Finding and Measuring Your "Vision Thing": Political Branding: How to Manage It and Help Your Candidates Win

Article excerpt

Campaigns begin with a candidate. And in the beginning, each candidate, regardless of party, regardless of the office sought, must first consider some very basic questions: Who am I politically? What do I want to achieve? Why am I uniquely qualified?

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The candidate's public profile or, if you f will, political brand, starts with the answers to these questions.

Perhaps less personally profound for the candidate but operationally no less important to the campaign manager is the question: How does the political brand translate into key messages, stump speeches, a killer brochure, effective media, web-based mobilizations and all the other elements of a winning campaign?

What follows is a straightforward, researched-based approach to identifying and refining political brand, managing the brand, shaping campaign strategies and tactics and creating compelling messages that touch the hearts and minds of voters and motivate them to vote.

But again, campaigns begin with the candidate ...

Political Brand = The Effective Communication of a Vision

As Vice President George H.W. Bush prepared his 1988 presidential run, he bristled at suggestions that he lacked "the vision thing." Although Bush never found his vision thing, he successfully exploited Ronald Reagan's vision of small government and low taxes. The "Read my lips, no new taxes" message helped Bush ride Reagan's visionary coattails into the Oval Office.

Let's face it; most of us are not visionaries. Even those with vision are often beaten down by practical political considerations and the lack of resources, power or influence to realize their vision. Thus, we look to political, social or business leaders with vision and who can define an actionable set of principles and goals around which to rally.

'Vision' gives hope, focus and meaning to our lives. It allows us a feeling that there is "something more" to life. In politics, a well-communicated vision wins. It excites partisans and nonpartisans alike and may drive voter turnout. Clearly, President Obama and President Reagan are great examples of vision well communicated.

Vision is, in essence, an identity.

When we think about brand identity, what usually comes to mind is a name, logo, or perhaps its advertising jingle (It's the Real Thing). Identity, however, is a far more complex myriad of association that might include package design, brand voice, attitudes, brand personality, product utility, visual style, etc.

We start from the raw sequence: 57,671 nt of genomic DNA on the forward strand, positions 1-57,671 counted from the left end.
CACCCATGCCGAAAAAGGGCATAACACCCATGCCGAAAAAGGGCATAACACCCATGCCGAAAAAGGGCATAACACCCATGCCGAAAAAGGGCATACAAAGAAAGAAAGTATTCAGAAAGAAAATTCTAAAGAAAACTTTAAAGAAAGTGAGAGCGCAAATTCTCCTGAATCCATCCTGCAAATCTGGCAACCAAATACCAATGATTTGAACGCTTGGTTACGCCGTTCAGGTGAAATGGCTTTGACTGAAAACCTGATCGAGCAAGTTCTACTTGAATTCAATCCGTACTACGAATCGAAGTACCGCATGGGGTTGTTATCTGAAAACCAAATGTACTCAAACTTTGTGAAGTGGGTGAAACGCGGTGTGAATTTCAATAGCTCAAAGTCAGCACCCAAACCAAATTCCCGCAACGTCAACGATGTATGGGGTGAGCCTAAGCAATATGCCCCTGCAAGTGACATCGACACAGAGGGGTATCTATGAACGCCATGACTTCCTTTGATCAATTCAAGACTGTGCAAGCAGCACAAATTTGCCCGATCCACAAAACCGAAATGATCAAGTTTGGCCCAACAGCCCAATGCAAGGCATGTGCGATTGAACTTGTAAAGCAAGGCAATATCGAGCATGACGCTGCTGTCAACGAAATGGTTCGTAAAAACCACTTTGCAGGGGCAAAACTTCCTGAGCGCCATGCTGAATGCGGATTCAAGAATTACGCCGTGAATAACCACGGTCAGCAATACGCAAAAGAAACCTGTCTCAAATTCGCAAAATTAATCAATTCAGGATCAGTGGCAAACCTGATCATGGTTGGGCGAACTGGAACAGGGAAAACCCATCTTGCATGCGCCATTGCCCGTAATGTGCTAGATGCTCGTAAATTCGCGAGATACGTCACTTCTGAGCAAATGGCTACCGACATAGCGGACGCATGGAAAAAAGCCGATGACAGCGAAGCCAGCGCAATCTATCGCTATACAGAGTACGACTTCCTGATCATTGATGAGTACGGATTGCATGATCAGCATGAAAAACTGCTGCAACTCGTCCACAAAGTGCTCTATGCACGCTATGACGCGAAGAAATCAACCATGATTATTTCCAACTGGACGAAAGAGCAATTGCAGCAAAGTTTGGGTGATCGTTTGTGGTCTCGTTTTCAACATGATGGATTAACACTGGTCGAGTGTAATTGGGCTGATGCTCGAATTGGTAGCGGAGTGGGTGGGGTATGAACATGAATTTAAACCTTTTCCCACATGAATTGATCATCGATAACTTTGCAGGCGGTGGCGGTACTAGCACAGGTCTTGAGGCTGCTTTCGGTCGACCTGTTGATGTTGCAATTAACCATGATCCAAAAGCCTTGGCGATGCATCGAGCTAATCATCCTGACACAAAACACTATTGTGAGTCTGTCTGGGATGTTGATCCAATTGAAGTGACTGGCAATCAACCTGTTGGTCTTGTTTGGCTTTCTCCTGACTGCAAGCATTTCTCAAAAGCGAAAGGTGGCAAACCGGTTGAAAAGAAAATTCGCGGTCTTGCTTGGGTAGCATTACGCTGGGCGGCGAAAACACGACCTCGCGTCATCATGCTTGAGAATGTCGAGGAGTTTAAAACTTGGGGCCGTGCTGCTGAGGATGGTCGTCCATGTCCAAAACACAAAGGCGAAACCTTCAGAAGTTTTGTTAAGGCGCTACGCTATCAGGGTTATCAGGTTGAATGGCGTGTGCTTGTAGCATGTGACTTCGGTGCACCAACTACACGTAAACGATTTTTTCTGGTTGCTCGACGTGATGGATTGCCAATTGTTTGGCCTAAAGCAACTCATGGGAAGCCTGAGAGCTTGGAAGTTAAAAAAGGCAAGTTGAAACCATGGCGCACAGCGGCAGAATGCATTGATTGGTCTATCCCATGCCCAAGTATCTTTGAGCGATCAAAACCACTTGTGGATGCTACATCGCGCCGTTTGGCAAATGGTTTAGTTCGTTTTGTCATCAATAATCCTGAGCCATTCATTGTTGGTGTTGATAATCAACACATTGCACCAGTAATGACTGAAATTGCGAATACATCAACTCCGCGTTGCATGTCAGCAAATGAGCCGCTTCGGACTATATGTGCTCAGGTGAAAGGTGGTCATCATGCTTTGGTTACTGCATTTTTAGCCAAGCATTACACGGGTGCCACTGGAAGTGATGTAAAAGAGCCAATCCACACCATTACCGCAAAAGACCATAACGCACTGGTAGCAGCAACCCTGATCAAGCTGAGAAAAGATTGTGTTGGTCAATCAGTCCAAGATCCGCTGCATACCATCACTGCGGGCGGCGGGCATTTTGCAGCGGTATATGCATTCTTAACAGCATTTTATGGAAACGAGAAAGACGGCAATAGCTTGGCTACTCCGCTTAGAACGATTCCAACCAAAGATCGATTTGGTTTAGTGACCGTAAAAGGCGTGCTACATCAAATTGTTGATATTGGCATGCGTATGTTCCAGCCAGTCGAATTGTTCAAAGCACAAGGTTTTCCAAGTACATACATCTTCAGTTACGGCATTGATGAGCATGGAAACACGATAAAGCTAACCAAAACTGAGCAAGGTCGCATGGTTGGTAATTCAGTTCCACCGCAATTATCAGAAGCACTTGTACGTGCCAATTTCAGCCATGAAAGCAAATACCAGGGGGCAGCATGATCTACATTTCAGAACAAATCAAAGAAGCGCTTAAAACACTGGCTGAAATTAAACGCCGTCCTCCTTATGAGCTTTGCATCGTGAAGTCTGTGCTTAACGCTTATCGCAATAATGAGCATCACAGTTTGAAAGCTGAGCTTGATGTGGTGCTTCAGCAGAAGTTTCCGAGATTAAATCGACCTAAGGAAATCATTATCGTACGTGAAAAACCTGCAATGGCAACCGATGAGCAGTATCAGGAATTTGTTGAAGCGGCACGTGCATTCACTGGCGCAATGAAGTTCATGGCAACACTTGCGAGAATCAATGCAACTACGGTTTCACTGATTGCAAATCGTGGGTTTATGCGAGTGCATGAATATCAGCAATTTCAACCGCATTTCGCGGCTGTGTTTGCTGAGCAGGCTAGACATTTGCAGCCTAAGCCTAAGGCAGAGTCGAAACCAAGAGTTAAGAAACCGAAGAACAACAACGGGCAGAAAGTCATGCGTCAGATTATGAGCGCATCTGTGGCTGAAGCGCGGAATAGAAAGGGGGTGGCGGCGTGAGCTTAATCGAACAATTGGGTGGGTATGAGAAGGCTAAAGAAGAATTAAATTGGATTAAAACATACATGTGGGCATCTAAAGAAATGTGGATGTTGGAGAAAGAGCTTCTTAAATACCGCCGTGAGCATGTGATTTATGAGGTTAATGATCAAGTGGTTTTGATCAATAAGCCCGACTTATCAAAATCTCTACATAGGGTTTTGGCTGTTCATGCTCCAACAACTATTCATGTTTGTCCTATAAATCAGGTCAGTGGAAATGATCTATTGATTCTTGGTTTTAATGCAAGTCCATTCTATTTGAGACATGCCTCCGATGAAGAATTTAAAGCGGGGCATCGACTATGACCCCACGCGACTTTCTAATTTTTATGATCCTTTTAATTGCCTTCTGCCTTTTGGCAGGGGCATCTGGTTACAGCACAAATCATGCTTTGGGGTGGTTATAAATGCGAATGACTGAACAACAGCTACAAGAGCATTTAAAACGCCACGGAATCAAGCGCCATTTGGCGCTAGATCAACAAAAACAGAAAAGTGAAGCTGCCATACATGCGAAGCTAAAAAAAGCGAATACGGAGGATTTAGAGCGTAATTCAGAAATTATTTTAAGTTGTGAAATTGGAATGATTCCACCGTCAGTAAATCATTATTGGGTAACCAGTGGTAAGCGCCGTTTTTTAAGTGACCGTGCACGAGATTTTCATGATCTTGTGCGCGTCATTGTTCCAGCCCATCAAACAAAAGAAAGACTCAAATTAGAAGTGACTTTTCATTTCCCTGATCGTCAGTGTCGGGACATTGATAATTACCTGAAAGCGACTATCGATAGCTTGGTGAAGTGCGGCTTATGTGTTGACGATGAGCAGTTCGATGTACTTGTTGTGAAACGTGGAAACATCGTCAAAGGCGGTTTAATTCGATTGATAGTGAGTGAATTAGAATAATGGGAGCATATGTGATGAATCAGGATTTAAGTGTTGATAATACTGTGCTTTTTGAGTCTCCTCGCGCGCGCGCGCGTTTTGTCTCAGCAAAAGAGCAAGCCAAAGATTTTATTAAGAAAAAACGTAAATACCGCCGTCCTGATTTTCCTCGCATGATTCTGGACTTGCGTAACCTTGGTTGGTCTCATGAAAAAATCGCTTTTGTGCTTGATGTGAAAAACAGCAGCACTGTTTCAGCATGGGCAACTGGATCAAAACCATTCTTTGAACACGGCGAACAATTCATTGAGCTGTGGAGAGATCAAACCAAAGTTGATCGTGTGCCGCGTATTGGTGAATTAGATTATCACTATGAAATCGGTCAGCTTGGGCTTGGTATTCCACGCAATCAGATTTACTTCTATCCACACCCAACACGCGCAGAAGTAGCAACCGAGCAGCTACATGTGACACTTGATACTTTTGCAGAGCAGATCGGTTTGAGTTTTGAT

The most powerful brands, however, are those with a consistent brand voice and visual style that trades as equity when introducing brand extensions or new products.

In politics, brand extensions are the 'story' told to sell the campaign. Former Speaker of the House Newt Gingrich's "Contract with America" is the foremost example of a simple, yet effective story used to create what is basically coherent brand equity. President Obama's book "The Audacity of Hope" was a strong autobiographical component in the "Hope and Change" story.

The trend in corporate America is for powerful corporate players, such as Procter & Gamble, Pitney Bowes, General Electric and 3M to leverage a corporate brand equity that offers consumers quality assurance and name recognition; at the very least as an umbrella quality.

Gingrich's vision, "Contract for America," sparked a conservative Republican "revolution" mobilizing both fiscal and social conservatives. This "branding" of the Republican Party has been critical to the party's success in marketing itself as the fiscally disciplined, morally correct, small government, national security guardian of the free world--attributions that haven't necessarily been earned through actions. But that is the power of branding.

So, what are the most effective ways to introduce such a coherent brand strategy into a political campaign? …